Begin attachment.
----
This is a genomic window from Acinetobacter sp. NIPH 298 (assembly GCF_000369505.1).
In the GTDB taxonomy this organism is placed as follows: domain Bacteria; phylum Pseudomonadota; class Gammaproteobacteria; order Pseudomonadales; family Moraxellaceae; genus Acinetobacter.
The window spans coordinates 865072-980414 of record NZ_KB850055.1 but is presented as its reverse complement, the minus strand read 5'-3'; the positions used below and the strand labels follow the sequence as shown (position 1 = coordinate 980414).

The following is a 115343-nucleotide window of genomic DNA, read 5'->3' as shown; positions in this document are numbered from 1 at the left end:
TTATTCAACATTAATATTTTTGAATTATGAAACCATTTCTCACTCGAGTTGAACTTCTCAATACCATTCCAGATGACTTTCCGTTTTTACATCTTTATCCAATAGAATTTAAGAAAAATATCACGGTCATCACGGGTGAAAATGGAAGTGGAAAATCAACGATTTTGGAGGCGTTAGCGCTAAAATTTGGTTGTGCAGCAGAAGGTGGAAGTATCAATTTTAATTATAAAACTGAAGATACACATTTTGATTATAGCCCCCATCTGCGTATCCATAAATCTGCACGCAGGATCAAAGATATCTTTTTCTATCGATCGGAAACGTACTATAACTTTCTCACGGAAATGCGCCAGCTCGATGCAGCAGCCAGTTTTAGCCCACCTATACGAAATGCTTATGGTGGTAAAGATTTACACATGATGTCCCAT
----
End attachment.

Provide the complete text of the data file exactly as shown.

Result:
This is a genomic window from Acinetobacter sp. NIPH 298 (assembly GCF_000369505.1).
In the GTDB taxonomy this organism is placed as follows: domain Bacteria; phylum Pseudomonadota; class Gammaproteobacteria; order Pseudomonadales; family Moraxellaceae; genus Acinetobacter.
The window spans coordinates 865072-980414 of record NZ_KB850055.1 but is presented as its reverse complement, the minus strand read 5'-3'; the positions used below and the strand labels follow the sequence as shown (position 1 = coordinate 980414).

The following is a 115343-nucleotide window of genomic DNA, read 5'->3' as shown; positions in this document are numbered from 1 at the left end:
TTATTCAACATTAATATTTTTGAATTATGAAACCATTTCTCACTCGAGTTGAACTTCTCAATACCATTCCAGATGACTTTCCGTTTTTACATCTTTATCCAATAGAATTTAAGAAAAATATCACGGTCATCACGGGTGAAAATGGAAGTGGAAAATCAACGATTTTGGAGGCGTTAGCGCTAAAATTTGGTTGTGCAGCAGAAGGTGGAAGTATCAATTTTAATTATAAAACTGAAGATACACATTTTGATTATAGCCCCCATCTGCGTATCCATAAATCTGCACGCAGGATCAAAGATATCTTTTTCTATCGATCGGAAACGTACTATAACTTTCTCACGGAAATGCGCCAGCTCGATGCAGCAGCCAGTTTTAGCCCACCTATACGAAATGCTTATGGTGGTAAAGATTTACACATGATGTCCCAT